Ocwen No Longer Exploring Liberty Sale, Upbeat About Reverse Mortgages

Months after announcing the potential sale of its reverse mortgage lending business, Ocwen Financial Corporation (NYSE: OCN) has changed course.

“After a strategic review, we have decided to remain in the reverse mortgage lending business, and are excited about its future coming off a strong year in 2017,” CEO Ron Faris said on the company’s Wednesday morning fourth-quarter earnings call with shareholders and analysts.

Faris also grouped reverse mortgage lending in with the company’s “core” businesses when discussing Ocwen’s go-forward strategy, along with mortgage servicing and subservicing.


Ocwen’s about-face marks a change in strategy for the West Palm Beach, Fla.-based firm, which teased a potential Liberty sale multiple times last fall.

“The company is currently evaluating its long-term strategy with respect to its reverse ending activities, including the potential sale of the reverse lending business or some assets of the business,” Ocwen announced in an October filing with the Securities and Exchange Commission.

Liberty Home Equity Solutions finished 2017 in fourth place overall among Home Equity Conversion Mortgage lenders, generating 5,363 loans for 9.4% market share, according to Reverse Market Insight. Still, most in the industry have predicted a rough 2018 ahead given the reduced principal limit factors introduced last fall, with some saying the volume fall-off could be as steep as 30%.

“It is a challenging environment for reverse mortgages — some of the HUD rule changes that went into effect last year are expected to reduce volumes in 2018 — but we still believe that we have one of the premier platforms and are excited about that business going forward,” Faris said.

Faris spent most of Wednesday’s call discussing his company’s just-announced acquisition of lender and servicer PHH Corp. (NYSE: PHH). The $360 million all-cash deal will help increase efficiencies across its core business lines while allowing Ocwen to grow in a space without much expansion, Faris said.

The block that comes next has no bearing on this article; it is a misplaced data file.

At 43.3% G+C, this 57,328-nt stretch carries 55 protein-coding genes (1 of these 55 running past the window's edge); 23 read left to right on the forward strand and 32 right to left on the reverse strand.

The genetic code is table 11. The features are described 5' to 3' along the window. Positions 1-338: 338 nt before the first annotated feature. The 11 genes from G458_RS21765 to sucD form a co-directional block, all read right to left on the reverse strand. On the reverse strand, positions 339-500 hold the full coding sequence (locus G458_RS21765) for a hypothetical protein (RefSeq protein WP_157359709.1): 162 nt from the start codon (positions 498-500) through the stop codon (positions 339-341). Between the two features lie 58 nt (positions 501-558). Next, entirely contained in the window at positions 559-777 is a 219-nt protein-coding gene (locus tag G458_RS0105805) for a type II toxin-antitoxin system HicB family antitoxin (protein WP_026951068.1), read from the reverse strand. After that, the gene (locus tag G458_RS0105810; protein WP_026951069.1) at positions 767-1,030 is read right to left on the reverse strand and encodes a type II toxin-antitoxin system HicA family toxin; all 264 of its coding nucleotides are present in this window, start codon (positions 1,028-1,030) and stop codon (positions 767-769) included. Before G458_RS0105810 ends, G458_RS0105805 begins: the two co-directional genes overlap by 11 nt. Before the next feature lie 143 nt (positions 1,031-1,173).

“The PHH transaction was intended to add scale to all of these areas except reverse mortgages,” he said.

Sluggish results

Ocwen had a rough fourth quarter — turning in a net loss of $45.3 million — to cap off a down year: The company had a net loss of $128.5 million for 2017, which Faris noted was $70.9 million less than 2016’s loss.

Settlement costs related to the company’s ongoing regulatory issues were the biggest culprit for the losses; without the $49.8 million in litigation expenses, the company said, Ocwen would have generated $4 million in pre-tax income for the quarter.

Ocwen’s stock rose 6.21% in early Wednesday morning trading.

Written by Alex Spanko

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  • Would you be a happy Liberty camper? What happens the next time Ocwen needs cash? Will Liberty go on the block once again? In part being happy at Ocwen is one’s perception of the integrity and trustworthiness of the board and management of Ocwen.

  • What George Owens said makes a lot of sense! The way Ocwen has flipped flopped, any one working for them can’t feel so secure.

    I have known the upper management of Liberty, past and present. The jitters have been present in the hall ways for sometime now. Ocwen’s future has its uncertainties, which means, Liberty and its people will have to live with uncertainty each day they remain.

    In one sense, it is good that we are not seeing another change of hands with the turmoil going on in today’s environment but on the other hand, one has to feel for all those with Liberty.

    John Smaldone

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